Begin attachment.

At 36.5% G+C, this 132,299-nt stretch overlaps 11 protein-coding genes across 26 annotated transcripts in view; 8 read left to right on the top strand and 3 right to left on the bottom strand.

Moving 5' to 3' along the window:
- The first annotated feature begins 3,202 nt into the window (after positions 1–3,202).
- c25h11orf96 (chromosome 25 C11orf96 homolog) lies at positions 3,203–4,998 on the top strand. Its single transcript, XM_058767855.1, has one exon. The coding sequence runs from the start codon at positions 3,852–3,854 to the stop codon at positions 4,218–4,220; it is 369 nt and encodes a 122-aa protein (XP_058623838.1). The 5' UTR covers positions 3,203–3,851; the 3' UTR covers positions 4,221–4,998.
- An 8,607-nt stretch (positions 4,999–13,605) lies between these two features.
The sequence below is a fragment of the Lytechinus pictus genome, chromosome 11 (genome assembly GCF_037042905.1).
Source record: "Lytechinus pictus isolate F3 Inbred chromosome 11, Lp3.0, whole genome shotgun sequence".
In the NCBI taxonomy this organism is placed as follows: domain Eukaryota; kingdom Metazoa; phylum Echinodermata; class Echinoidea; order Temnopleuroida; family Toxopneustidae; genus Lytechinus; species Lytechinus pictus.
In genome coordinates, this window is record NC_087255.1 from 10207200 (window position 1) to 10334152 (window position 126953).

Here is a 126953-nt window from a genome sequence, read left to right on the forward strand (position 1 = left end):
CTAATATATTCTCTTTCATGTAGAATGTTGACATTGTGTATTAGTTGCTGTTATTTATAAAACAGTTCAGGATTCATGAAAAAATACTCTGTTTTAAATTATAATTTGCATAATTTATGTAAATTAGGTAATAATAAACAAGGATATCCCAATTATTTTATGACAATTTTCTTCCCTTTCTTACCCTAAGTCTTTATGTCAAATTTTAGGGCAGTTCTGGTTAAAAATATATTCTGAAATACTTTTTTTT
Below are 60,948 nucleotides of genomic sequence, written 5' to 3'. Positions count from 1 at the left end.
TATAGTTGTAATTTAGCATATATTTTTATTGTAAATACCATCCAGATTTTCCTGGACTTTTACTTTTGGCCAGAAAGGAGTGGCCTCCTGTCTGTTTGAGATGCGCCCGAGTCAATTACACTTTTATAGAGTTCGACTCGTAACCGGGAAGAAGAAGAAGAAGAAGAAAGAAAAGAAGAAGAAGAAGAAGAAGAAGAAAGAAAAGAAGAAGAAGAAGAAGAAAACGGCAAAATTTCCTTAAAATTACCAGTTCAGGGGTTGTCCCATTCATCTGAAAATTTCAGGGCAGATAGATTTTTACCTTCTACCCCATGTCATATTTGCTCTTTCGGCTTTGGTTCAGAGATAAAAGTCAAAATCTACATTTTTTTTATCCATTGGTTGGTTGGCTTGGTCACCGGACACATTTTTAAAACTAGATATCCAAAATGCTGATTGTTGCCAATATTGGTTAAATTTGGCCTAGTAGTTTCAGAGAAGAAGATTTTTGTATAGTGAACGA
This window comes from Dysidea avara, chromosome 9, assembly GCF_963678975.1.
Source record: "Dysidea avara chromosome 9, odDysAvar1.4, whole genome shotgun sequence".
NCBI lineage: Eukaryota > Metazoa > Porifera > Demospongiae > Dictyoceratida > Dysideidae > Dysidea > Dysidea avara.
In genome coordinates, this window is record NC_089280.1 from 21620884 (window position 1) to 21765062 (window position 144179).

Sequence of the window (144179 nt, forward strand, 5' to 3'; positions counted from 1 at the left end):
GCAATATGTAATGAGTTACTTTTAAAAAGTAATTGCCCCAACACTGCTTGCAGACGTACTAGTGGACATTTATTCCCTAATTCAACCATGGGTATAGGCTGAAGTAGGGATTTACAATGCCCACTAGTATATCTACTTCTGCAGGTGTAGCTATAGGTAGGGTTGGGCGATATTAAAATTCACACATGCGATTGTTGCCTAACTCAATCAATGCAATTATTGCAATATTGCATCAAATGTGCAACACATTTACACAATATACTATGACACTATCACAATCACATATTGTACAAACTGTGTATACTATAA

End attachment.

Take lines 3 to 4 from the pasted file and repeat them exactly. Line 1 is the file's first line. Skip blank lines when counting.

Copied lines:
- The first annotated feature begins 3,202 nt into the window (after positions 1–3,202).
- c25h11orf96 (chromosome 25 C11orf96 homolog) lies at positions 3,203–4,998 on the top strand. Its single transcript, XM_058767855.1, has one exon. The coding sequence runs from the start codon at positions 3,852–3,854 to the stop codon at positions 4,218–4,220; it is 369 nt and encodes a 122-aa protein (XP_058623838.1). The 5' UTR covers positions 3,203–3,851; the 3' UTR covers positions 4,221–4,998.